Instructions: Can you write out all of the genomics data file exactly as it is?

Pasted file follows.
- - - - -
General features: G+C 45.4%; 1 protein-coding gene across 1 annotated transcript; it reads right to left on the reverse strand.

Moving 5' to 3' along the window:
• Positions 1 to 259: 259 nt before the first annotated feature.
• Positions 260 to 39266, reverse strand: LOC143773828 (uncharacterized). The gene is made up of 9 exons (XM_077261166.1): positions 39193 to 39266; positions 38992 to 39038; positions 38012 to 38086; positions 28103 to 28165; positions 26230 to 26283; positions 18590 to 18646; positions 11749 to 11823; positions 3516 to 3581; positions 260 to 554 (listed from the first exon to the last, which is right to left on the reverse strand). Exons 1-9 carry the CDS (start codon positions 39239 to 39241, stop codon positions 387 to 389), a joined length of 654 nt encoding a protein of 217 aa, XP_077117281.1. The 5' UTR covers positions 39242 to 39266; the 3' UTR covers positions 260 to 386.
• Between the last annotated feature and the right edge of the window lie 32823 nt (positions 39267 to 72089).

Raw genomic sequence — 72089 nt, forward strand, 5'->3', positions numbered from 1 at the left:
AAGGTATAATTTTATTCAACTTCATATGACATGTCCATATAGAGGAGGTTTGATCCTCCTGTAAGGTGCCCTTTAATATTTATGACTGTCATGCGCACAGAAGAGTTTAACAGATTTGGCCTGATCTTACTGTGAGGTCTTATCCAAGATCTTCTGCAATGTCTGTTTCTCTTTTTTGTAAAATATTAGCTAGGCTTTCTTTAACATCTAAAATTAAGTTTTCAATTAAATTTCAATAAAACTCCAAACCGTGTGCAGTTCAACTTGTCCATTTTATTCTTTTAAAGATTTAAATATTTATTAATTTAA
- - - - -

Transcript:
General features: G+C 45.4%; 1 protein-coding gene across 1 annotated transcript; it reads right to left on the reverse strand.

Moving 5' to 3' along the window:
• Positions 1 to 259: 259 nt before the first annotated feature.
• Positions 260 to 39266, reverse strand: LOC143773828 (uncharacterized). The gene is made up of 9 exons (XM_077261166.1): positions 39193 to 39266; positions 38992 to 39038; positions 38012 to 38086; positions 28103 to 28165; positions 26230 to 26283; positions 18590 to 18646; positions 11749 to 11823; positions 3516 to 3581; positions 260 to 554 (listed from the first exon to the last, which is right to left on the reverse strand). Exons 1-9 carry the CDS (start codon positions 39239 to 39241, stop codon positions 387 to 389), a joined length of 654 nt encoding a protein of 217 aa, XP_077117281.1. The 5' UTR covers positions 39242 to 39266; the 3' UTR covers positions 260 to 386.
• Between the last annotated feature and the right edge of the window lie 32823 nt (positions 39267 to 72089).

Raw genomic sequence — 72089 nt, forward strand, 5'->3', positions numbered from 1 at the left:
AAGGTATAATTTTATTCAACTTCATATGACATGTCCATATAGAGGAGGTTTGATCCTCCTGTAAGGTGCCCTTTAATATTTATGACTGTCATGCGCACAGAAGAGTTTAACAGATTTGGCCTGATCTTACTGTGAGGTCTTATCCAAGATCTTCTGCAATGTCTGTTTCTCTTTTTTGTAAAATATTAGCTAGGCTTTCTTTAACATCTAAAATTAAGTTTTCAATTAAATTTCAATAAAACTCCAAACCGTGTGCAGTTCAACTTGTCCATTTTATTCTTTTAAAGATTTAAATATTTATTAATTTAA